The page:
Shiver me timbres Buccaneers! Aye, too much Sturm und Drang fer one day. Time to be weighing anchor and be off. Fair winds scurvy dogs! Till next International Talk Like A Pirate Day!
Belay Scallywags! Ye be brave or fool enough to be joinin’ the fun fer International Talk Like A Pirate Day? Fer ye lily-livered sprogs who don’t be speaking Piratically correct, ye may want to be consultin’ thar links below:
Then, go on the account and smartly comment to show yer fellow bilge rats yer Pirate talkin’ - Savvy?
Ahoy Landlubbers! It be that time o’ year again! Celebrate International Talk Like A Pirate Day by commenting Piratically and rebloggin’!!
What Would Beethoven Do? is a documentary film that explores the state of classical music in the 21st century. With major symphony orchestras across the United States struggling financially and seemingly diminished interest in classical music culturally, the genre and its adherents are starting to realize that they must innovate or be left to the history books. This documentary follows several programs and music innovators who are bringing classical music from the stuffy concert hall to the popular masses and are demonstrating the power of this art form to change lives.
Pacific Symphony’s Director of Community Arts Participation Molly Pontin and Director of Audience Engagement Kurt Mortensen were both interviewed and featured in the teaser video for the kickstarter campaign that launched today to support the funding the project.
A Guide to THE RITE OF SPRING
Infographic by Kurt Mortensen, inspired by Nicholas Roerich’s costume and set design for the original 1913 production.
Here is one of MANY good questions people have asked Pacific Symphony! Ask YOURS at www.pacificsymphony.org/asktheorchestra
Our Principal Clarinetist Ben Lulich is playing the solo in Mozart’s Clarinet Concerto in A Major, K. 622, during Sundays at Soka, when Pacific Symphony, led by Music Director Carl St.Clair also performs Mozart’s Symphony No. 39—at Soka Performing Arts Center, Sunday, April 21, at 8 p.m.
We took a moment to interview him about the piece and his life as a musician.
Pacific Symphony: How long have you been a member of Pacific Symphony?
Benjamin Lulich: This is my sixth season as Principal Clarinetist of Pacific Symphony. It is a great joy to share the stage with so many wonderful, gifted colleagues, and being featured as a soloist on this concert is a great honor.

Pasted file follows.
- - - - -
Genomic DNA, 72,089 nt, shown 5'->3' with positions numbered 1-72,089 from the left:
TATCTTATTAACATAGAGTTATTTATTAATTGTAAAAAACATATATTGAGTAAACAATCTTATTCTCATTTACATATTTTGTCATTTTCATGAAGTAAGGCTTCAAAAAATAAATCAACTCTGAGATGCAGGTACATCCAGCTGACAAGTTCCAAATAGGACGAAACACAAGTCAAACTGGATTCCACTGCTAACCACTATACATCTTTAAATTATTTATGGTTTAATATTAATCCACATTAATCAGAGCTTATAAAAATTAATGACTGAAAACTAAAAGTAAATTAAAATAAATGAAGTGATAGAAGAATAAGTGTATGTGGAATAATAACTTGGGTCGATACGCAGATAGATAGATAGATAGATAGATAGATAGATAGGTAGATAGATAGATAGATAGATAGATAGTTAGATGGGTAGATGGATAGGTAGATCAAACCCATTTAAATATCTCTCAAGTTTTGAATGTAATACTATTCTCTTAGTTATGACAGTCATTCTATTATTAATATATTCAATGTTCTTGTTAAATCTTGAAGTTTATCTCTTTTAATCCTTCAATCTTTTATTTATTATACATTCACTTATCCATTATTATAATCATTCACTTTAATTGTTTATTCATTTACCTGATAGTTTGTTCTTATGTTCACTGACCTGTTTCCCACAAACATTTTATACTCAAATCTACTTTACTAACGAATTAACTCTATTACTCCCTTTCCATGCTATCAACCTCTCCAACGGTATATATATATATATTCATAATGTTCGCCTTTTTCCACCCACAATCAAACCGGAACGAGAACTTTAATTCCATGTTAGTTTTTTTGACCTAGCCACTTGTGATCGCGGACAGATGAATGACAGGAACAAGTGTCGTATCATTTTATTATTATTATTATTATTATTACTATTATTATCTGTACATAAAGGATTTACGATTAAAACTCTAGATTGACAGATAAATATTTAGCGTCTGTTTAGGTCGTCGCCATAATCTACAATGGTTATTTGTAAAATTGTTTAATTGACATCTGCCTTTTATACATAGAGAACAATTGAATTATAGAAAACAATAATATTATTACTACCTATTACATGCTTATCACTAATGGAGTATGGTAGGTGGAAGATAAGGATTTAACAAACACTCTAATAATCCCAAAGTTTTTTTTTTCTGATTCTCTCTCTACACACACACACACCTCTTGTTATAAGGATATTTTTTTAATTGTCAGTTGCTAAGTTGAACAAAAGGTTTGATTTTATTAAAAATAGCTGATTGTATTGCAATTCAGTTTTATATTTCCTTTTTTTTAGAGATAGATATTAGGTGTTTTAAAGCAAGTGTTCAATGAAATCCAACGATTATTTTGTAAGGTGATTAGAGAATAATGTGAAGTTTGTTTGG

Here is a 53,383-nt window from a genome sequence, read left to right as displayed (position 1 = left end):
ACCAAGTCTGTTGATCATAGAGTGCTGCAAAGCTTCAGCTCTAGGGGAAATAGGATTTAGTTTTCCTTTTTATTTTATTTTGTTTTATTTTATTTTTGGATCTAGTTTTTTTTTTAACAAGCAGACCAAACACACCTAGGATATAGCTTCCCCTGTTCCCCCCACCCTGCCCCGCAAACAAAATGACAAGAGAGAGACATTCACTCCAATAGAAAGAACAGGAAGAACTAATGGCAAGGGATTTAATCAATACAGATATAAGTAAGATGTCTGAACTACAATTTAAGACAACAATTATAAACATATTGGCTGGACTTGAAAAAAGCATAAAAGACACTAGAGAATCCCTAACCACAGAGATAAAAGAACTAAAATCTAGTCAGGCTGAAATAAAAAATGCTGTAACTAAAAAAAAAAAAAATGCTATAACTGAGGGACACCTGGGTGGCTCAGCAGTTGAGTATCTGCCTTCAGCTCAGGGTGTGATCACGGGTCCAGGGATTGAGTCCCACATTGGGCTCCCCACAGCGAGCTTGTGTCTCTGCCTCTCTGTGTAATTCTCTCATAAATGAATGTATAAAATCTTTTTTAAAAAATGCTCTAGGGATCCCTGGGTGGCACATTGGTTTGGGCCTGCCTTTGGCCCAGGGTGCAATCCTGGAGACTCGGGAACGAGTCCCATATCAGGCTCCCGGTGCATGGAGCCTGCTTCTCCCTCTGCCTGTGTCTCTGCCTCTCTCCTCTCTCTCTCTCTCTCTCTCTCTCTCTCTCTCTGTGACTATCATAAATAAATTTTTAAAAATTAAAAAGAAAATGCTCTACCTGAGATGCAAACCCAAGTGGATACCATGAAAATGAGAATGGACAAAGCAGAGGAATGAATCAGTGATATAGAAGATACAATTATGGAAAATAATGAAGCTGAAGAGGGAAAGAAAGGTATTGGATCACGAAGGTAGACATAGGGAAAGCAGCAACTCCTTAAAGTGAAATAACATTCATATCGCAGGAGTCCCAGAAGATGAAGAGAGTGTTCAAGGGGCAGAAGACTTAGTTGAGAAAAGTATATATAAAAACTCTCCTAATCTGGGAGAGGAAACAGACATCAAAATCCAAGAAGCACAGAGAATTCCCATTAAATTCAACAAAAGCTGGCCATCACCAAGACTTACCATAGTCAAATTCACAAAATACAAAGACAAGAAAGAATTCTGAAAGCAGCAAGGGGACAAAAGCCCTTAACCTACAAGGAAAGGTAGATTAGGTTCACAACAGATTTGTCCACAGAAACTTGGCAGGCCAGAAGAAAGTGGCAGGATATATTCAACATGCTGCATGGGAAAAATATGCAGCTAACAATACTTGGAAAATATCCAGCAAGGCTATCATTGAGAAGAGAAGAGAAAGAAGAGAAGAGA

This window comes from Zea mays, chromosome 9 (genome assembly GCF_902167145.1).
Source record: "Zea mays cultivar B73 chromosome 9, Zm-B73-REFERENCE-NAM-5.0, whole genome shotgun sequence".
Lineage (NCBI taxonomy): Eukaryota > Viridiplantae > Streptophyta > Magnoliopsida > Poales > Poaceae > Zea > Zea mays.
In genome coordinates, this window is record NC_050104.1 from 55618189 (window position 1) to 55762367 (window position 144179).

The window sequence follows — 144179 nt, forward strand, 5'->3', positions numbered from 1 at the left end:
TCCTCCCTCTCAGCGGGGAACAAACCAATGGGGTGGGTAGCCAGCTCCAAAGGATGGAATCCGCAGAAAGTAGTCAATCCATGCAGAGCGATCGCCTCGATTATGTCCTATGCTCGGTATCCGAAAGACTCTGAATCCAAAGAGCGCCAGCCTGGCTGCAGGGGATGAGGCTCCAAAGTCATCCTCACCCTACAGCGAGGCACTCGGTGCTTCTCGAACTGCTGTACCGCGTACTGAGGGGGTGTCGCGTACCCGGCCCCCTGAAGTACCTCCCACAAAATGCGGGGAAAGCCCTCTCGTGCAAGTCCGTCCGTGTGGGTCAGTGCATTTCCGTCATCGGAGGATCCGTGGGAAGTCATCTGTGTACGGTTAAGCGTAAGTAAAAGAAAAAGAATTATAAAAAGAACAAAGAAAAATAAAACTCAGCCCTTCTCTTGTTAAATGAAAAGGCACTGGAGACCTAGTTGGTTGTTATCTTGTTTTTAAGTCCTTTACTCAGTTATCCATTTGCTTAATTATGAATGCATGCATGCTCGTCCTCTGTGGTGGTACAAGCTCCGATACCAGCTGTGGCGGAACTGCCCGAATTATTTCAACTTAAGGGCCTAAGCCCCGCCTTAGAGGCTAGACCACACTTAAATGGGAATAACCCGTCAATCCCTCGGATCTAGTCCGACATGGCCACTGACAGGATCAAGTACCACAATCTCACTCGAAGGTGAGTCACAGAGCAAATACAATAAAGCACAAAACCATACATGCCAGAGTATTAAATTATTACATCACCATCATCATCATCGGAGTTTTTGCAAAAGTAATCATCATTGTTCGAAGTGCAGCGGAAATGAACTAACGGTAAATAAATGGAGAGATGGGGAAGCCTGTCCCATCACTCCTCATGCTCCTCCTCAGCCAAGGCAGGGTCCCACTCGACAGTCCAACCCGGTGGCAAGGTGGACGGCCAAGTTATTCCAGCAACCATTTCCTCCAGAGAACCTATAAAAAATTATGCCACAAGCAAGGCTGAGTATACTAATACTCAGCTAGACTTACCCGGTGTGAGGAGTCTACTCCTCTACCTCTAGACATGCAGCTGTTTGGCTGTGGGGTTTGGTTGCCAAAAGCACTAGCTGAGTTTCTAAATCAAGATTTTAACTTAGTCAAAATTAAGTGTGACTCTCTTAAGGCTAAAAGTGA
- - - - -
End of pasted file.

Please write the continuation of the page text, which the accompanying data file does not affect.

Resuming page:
PS: Please tell us more about the piece you are the soloist for, Mozart’s Concerto in A Major.
BL: Mozart’s Clarinet Concerto was written at the very end of Mozart’s life, his final concerto. It is performed frequently, and has even been used in films (“Out of Africa” and “The King’s Speech” among others). Mozart wrote this concerto so well, that you don’t need to do anything fancy with it to communicate to the audience. It is simply heavenly music; it is a joy to play it and a joy to listen to it.
PS: How did you come to choose a career as a musician?
BL: Choosing a life in music was not a difficult choice for me. I started playing clarinet when I was 11 years old, and as I learned the instrument, I enjoyed music more and more. By the time in was in eighth grade, I knew I wanted to be a musician, to perform in a symphony orchestra. All the hours practicing, all the music history and theory classes, were part of the formula to reach that goal. The work was hard, but the choice was easy.
PS: You’ve played for recordings and film scores such as “Water for Elephants” and “The Tourist,” will you please tell us more about that experience? Has there ever been an instance where you’ve stumbled across a recording you’ve made and if so, how did you react?
BL: I enjoy performing for film scores and record albums. It is enlightening to see some of the “behind-the-scenes” process that takes place before a film is presented to the audience. There was one time I was in Barnes and Noble and the music that was being played sounded familiar. I got my iPhone out, and used the app Shazam to see what the music was. It turned out to be a song from a Barbra Streisand album I had played!
PS: Is there any advice you can give to young musicians hoping to continue with a future in music?
BL: Work hard, learn everything you can about music, always be ready to play your best.